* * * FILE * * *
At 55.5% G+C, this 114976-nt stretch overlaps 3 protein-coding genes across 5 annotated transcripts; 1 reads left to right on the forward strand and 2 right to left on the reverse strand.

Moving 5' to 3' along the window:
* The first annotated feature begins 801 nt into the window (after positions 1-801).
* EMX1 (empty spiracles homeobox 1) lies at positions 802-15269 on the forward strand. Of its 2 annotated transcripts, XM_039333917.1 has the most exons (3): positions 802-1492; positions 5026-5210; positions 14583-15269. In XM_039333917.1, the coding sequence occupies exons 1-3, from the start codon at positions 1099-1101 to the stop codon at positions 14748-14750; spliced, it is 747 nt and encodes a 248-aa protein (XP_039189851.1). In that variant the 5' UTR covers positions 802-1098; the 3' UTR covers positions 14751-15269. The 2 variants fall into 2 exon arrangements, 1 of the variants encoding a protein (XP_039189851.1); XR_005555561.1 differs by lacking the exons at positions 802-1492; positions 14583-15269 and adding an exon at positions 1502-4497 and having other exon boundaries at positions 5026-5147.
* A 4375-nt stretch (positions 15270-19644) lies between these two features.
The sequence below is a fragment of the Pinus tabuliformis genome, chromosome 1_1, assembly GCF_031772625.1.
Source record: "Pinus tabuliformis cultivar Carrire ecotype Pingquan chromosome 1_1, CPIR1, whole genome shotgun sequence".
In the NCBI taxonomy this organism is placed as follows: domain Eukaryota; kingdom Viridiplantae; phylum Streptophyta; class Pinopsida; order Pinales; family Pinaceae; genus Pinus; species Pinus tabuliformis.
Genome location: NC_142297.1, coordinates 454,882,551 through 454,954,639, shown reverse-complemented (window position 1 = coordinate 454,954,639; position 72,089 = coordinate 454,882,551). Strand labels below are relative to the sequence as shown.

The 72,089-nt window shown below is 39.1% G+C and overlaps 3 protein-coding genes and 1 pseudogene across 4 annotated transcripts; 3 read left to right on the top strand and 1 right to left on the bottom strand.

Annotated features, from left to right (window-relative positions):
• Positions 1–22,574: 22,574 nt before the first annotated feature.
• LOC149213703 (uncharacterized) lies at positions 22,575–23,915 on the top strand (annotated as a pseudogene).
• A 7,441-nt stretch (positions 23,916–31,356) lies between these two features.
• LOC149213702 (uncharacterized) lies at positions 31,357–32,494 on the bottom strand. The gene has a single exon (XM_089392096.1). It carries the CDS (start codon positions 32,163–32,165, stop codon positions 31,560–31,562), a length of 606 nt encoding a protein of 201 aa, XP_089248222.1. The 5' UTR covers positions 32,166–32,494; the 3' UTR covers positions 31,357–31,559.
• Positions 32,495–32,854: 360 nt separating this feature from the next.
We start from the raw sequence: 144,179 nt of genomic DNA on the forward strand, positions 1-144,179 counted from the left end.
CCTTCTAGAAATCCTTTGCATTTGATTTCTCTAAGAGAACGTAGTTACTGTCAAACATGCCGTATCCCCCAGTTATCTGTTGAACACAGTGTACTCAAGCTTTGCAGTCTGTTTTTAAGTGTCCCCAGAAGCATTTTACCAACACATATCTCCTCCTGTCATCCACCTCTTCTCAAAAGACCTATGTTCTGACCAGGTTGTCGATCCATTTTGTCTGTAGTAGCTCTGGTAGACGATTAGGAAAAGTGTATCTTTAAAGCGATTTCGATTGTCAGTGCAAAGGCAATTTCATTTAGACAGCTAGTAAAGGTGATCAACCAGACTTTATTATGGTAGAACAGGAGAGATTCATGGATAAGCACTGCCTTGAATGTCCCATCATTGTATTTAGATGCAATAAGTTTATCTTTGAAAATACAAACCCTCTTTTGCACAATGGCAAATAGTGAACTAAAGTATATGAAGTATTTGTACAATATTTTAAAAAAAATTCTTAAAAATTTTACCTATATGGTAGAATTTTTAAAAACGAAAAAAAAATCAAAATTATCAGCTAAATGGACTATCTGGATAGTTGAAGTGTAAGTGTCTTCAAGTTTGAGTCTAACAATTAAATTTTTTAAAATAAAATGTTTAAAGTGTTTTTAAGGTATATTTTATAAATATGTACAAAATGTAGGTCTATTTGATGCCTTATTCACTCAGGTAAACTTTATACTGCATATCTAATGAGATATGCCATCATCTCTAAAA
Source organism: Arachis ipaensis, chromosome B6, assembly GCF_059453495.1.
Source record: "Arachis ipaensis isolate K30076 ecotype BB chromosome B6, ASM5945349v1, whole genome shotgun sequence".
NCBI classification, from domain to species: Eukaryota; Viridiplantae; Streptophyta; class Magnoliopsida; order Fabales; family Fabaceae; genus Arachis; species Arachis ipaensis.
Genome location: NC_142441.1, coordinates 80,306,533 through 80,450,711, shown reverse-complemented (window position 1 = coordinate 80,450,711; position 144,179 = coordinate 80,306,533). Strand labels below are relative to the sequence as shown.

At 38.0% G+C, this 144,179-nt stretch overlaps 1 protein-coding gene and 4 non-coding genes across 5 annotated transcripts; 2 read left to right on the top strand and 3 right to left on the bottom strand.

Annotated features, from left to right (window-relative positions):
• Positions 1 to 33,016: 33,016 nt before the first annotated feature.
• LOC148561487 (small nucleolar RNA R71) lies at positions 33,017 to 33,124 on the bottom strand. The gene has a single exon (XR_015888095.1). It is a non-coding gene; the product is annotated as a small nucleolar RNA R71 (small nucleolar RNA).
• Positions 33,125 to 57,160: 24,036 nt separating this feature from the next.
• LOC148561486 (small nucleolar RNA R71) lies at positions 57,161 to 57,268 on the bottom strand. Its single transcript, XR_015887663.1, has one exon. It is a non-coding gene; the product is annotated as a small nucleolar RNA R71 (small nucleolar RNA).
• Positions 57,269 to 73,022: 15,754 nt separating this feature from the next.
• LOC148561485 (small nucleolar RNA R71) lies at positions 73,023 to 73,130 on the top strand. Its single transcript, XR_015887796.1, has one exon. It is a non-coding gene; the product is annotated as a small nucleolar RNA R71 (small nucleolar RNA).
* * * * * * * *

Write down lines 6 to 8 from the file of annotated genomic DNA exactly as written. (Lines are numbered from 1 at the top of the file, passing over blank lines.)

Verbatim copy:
The sequence below is a fragment of the Pinus tabuliformis genome, chromosome 1_1, assembly GCF_031772625.1.
Source record: "Pinus tabuliformis cultivar Carrire ecotype Pingquan chromosome 1_1, CPIR1, whole genome shotgun sequence".
In the NCBI taxonomy this organism is placed as follows: domain Eukaryota; kingdom Viridiplantae; phylum Streptophyta; class Pinopsida; order Pinales; family Pinaceae; genus Pinus; species Pinus tabuliformis.